How Vox’s Alvin Chang explains complex topics, from science to politics
Alvin Chang’s recent video for Vox, “How humans disrupted a cycle essential to all life,” reached 500,000 views within a few weeks of being published. It does a great job at succinctly explaining the carbon cycle in a fashion that can be appreciated by all.
Although Chang’s title at Vox is a reporter, much of his work is centered around explaining nuanced information to his audience, rather than covering current events. Chang embodies the protean expert journalist, able to deftly switch from explaining stories about politics to demystifying stories on science. Storybench sat down with Chang to talk about his role at Vox.
What’s your role in the projects you work on? How much of the finished project do you do yourself?
I recently transferred from the politics team to the video team. So my background is in the reporting and the research and the writing. And if you look at a lot of the work from before the video stuff, it was me doing everything from beginning to end. So it involves doing the reporting, the research, the writing, the graphics, whatever programming development and data analysis needs to be done. Just everything from beginning to end. With this project, and with especially a lot of videos that require a lot more time, like post production time, I did everything up until making the video look pretty. I have an animator who helped me essentially make everything look nice and presentable.
Is there space for both science explanation and traditional science reporting in the field?
I think there’s space for both. There’s space for obviously whatever the latest controversy is or whatever the latest news is. I think what’s really special about the work I get to do is I get to take a step back from that and kind of asses what people need to know. And people as in people who are not experts in whatever we’re covering. So if you haven’t really been covering or thinking about climate change in a meaningful way, then you don’t really know about the carbon cycle. In fact, it’s something that I wasn’t super familiar with until I started reading some of the work my colleagues did and but obviously it’s one of the very first things that you learn about when you start learning about climate change.
So it’s a very basic thing I’m assuming that in 10 years science classes will cover the carbon cycle inside out all the time. But it’s something that is that really basic knowledge that helps you frame the way that you consume all of this other news, this other information. And I think that that’s, you know, I’m lucky enough to be able to do that and I think it’s that journalists often don’t think is their job. We often think our job is not to do the basic teaching. But that’s something that I’ve been pushing folks to do more of. Even if you’re covering the latest thing, go back and do the remedial teaching of something that you think is basic. Because I think that really helps you understand, you know, helps people understand what they’re actually reading, versus just the top level controversy.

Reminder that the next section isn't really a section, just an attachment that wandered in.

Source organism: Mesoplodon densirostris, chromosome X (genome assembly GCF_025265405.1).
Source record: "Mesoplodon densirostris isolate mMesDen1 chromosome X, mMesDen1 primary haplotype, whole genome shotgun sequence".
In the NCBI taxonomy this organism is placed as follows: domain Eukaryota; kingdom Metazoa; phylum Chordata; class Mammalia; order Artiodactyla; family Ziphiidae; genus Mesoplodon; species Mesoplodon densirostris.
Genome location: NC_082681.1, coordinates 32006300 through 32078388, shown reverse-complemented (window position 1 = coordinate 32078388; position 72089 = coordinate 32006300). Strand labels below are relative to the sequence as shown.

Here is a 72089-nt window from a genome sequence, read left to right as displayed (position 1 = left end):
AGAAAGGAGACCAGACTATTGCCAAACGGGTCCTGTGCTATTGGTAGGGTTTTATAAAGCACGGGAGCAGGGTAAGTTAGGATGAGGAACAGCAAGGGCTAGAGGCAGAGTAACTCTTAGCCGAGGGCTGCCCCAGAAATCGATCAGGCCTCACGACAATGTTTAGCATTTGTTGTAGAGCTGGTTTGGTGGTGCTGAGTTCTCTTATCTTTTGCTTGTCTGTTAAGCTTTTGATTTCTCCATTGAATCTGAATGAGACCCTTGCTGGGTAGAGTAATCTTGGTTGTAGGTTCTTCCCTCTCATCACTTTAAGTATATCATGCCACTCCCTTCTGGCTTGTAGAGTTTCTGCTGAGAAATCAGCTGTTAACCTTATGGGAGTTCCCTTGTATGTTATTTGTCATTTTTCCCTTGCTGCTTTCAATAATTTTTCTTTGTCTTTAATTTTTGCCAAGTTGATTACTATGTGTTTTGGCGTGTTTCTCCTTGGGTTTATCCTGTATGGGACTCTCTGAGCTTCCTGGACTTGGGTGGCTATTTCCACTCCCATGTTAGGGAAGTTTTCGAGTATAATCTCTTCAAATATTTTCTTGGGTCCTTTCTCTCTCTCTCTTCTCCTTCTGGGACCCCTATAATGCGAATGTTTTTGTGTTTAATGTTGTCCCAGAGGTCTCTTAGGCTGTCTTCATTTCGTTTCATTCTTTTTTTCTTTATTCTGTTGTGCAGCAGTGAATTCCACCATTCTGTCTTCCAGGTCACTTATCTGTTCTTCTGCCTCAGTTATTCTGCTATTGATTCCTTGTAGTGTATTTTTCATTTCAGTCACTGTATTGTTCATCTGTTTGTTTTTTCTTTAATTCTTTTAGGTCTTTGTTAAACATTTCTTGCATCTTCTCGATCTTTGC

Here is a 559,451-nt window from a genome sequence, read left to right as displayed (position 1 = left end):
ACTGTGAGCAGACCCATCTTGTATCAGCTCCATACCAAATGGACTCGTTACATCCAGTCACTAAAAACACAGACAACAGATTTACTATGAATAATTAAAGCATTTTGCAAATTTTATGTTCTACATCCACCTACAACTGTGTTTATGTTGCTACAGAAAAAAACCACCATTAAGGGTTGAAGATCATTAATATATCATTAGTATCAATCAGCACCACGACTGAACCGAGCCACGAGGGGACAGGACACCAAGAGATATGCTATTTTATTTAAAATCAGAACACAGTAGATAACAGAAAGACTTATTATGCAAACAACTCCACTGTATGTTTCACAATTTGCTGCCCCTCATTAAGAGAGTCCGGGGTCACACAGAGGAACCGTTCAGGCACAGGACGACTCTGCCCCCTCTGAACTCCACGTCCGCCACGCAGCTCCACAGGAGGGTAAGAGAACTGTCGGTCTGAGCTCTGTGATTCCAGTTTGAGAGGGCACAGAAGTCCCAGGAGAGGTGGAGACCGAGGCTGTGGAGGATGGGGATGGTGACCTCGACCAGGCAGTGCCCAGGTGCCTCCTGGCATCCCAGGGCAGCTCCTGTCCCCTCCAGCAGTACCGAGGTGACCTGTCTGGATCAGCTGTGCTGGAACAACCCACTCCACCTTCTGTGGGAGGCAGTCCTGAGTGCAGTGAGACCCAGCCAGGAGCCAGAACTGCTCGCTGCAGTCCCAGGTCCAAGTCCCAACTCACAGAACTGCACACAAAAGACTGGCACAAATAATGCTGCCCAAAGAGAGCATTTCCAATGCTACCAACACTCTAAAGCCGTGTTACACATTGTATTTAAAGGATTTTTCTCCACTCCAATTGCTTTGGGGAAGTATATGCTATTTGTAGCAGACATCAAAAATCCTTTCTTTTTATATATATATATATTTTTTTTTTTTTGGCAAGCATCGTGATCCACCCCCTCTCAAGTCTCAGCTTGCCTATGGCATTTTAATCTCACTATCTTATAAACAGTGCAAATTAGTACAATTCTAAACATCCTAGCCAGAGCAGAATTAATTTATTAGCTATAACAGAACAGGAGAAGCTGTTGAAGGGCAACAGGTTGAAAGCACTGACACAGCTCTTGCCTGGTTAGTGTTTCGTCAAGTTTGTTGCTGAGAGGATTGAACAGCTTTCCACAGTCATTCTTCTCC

How does money factor into this? Do people want coverage or explanation?
The thing about the money is… people shockingly want to learn. But the difference is they want to learn and they’re willing to consume that content then stuff does extremely well. I think this video has like half a million views, this stuff does really well. It’s just a matter of whether you’re willing to spend the time to teach something to someone in a way that’s efficient and smart. It’s kind of the same difference as going to class with a bad professor who’s just going to ramble on about something and you’re like it’s not worth my time. Versus a professor who’s going to- who’s thought a lot about that and it’s just engaging and you learn a lot about it and you feel like you see something in a different light. Like that’s a really good feeling, but it’s really hard for us to sit down and say ‘OK, I want to teach some a piece of information in an engaging way.’ That’s something that’s just hard to do. So we fail a lot of times, some of the thing we do are just not useful and engaging. But that’s the hope, that this information can be engaging and we can really help people think about and learn material in an efficient and accurate way.